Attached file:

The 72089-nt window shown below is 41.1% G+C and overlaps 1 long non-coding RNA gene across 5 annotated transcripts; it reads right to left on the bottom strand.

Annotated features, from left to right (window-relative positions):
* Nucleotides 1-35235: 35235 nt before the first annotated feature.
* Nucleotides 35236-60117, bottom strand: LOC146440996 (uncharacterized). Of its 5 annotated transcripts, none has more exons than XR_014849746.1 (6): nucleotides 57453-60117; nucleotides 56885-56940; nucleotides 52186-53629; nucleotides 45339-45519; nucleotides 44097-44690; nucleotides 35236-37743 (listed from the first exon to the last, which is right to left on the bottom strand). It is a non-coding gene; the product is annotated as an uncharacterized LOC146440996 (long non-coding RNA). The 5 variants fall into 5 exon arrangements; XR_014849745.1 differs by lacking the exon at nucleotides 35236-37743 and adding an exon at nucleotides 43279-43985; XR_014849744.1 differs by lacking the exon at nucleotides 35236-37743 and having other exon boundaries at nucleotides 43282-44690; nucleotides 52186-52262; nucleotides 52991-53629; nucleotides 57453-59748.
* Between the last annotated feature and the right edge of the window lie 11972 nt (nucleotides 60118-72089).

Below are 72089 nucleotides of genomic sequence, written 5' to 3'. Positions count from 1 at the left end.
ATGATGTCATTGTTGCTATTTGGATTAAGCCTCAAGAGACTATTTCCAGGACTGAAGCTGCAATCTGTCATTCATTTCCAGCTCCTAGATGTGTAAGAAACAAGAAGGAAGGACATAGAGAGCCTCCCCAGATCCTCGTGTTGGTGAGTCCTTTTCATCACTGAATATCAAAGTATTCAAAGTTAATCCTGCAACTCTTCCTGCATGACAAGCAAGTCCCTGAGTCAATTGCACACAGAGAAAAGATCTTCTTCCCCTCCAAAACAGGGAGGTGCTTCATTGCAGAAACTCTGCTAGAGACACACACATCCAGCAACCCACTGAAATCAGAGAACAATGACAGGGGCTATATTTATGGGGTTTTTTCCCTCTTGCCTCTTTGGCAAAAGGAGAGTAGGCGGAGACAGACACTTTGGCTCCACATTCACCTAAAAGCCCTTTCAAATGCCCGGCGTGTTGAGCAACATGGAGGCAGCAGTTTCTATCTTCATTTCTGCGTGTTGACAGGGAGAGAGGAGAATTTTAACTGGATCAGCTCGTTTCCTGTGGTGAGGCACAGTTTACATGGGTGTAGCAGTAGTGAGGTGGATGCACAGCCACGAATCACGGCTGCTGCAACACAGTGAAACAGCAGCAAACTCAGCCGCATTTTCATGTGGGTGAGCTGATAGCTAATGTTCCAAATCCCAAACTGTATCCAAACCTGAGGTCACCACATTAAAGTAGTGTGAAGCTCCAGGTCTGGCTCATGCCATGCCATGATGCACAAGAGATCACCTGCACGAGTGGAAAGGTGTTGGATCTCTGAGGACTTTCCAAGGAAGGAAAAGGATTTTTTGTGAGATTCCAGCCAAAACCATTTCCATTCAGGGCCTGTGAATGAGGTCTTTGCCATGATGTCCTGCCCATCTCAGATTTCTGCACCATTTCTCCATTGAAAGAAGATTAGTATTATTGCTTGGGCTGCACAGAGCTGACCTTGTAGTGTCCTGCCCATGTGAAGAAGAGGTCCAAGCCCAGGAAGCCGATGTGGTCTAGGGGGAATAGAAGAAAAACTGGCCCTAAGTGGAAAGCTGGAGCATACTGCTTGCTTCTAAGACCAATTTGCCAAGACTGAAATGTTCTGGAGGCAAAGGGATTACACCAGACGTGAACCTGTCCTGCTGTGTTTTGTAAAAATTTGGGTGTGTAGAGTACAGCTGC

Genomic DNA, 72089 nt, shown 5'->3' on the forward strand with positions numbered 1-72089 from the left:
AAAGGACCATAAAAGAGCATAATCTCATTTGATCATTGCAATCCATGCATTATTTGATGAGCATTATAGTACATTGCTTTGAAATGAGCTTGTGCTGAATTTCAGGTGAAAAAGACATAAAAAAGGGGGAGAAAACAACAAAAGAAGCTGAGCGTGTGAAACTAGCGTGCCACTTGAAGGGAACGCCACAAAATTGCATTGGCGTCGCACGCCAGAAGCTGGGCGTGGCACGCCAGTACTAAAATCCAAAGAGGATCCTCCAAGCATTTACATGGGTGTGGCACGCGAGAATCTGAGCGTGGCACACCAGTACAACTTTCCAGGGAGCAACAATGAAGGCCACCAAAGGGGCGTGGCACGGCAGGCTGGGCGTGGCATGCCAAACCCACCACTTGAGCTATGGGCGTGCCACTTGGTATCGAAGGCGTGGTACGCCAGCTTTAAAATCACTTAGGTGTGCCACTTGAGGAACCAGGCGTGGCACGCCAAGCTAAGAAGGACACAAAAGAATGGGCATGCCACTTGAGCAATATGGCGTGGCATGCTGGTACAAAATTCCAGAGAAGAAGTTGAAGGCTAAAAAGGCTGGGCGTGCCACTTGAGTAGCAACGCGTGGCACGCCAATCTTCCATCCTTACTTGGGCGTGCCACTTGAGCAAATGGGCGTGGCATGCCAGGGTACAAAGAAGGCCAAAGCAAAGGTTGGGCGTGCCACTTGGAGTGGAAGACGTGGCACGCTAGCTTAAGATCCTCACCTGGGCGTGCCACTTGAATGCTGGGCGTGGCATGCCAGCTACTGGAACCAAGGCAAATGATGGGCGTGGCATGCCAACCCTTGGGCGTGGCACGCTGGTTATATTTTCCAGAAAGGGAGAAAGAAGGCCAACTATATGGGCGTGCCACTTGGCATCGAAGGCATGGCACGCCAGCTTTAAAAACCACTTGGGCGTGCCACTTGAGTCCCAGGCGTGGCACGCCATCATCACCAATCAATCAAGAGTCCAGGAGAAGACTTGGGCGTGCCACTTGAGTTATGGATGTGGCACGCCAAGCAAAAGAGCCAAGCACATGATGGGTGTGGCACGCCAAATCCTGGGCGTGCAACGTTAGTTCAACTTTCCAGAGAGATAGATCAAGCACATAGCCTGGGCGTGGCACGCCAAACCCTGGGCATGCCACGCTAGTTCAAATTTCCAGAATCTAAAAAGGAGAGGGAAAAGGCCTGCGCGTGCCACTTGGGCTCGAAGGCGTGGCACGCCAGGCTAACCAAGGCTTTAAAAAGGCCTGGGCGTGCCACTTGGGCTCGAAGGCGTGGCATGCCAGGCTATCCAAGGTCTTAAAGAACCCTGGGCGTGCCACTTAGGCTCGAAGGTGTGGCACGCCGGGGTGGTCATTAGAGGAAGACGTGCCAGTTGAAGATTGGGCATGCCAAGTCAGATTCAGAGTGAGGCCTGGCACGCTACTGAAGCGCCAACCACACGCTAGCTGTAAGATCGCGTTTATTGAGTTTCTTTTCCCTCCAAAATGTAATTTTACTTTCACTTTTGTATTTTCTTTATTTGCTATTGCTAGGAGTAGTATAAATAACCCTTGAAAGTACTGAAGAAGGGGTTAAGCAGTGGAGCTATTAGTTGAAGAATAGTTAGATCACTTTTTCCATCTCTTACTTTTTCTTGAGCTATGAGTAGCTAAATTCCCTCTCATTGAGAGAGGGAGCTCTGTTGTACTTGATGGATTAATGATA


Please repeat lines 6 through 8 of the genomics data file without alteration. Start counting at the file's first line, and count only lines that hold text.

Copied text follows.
Below are 72089 nucleotides of genomic sequence, written 5' to 3'. Positions count from 1 at the left end.
ATGATGTCATTGTTGCTATTTGGATTAAGCCTCAAGAGACTATTTCCAGGACTGAAGCTGCAATCTGTCATTCATTTCCAGCTCCTAGATGTGTAAGAAACAAGAAGGAAGGACATAGAGAGCCTCCCCAGATCCTCGTGTTGGTGAGTCCTTTTCATCACTGAATATCAAAGTATTCAAAGTTAATCCTGCAACTCTTCCTGCATGACAAGCAAGTCCCTGAGTCAATTGCACACAGAGAAAAGATCTTCTTCCCCTCCAAAACAGGGAGGTGCTTCATTGCAGAAACTCTGCTAGAGACACACACATCCAGCAACCCACTGAAATCAGAGAACAATGACAGGGGCTATATTTATGGGGTTTTTTCCCTCTTGCCTCTTTGGCAAAAGGAGAGTAGGCGGAGACAGACACTTTGGCTCCACATTCACCTAAAAGCCCTTTCAAATGCCCGGCGTGTTGAGCAACATGGAGGCAGCAGTTTCTATCTTCATTTCTGCGTGTTGACAGGGAGAGAGGAGAATTTTAACTGGATCAGCTCGTTTCCTGTGGTGAGGCACAGTTTACATGGGTGTAGCAGTAGTGAGGTGGATGCACAGCCACGAATCACGGCTGCTGCAACACAGTGAAACAGCAGCAAACTCAGCCGCATTTTCATGTGGGTGAGCTGATAGCTAATGTTCCAAATCCCAAACTGTATCCAAACCTGAGGTCACCACATTAAAGTAGTGTGAAGCTCCAGGTCTGGCTCATGCCATGCCATGATGCACAAGAGATCACCTGCACGAGTGGAAAGGTGTTGGATCTCTGAGGACTTTCCAAGGAAGGAAAAGGATTTTTTGTGAGATTCCAGCCAAAACCATTTCCATTCAGGGCCTGTGAATGAGGTCTTTGCCATGATGTCCTGCCCATCTCAGATTTCTGCACCATTTCTCCATTGAAAGAAGATTAGTATTATTGCTTGGGCTGCACAGAGCTGACCTTGTAGTGTCCTGCCCATGTGAAGAAGAGGTCCAAGCCCAGGAAGCCGATGTGGTCTAGGGGGAATAGAAGAAAAACTGGCCCTAAGTGGAAAGCTGGAGCATACTGCTTGCTTCTAAGACCAATTTGCCAAGACTGAAATGTTCTGGAGGCAAAGGGATTACACCAGACGTGAACCTGTCCTGCTGTGTTTTGTAAAAATTTGGGTGTGTAGAGTACAGCTGC

Genomic DNA, 72089 nt, shown 5'->3' on the forward strand with positions numbered 1-72089 from the left: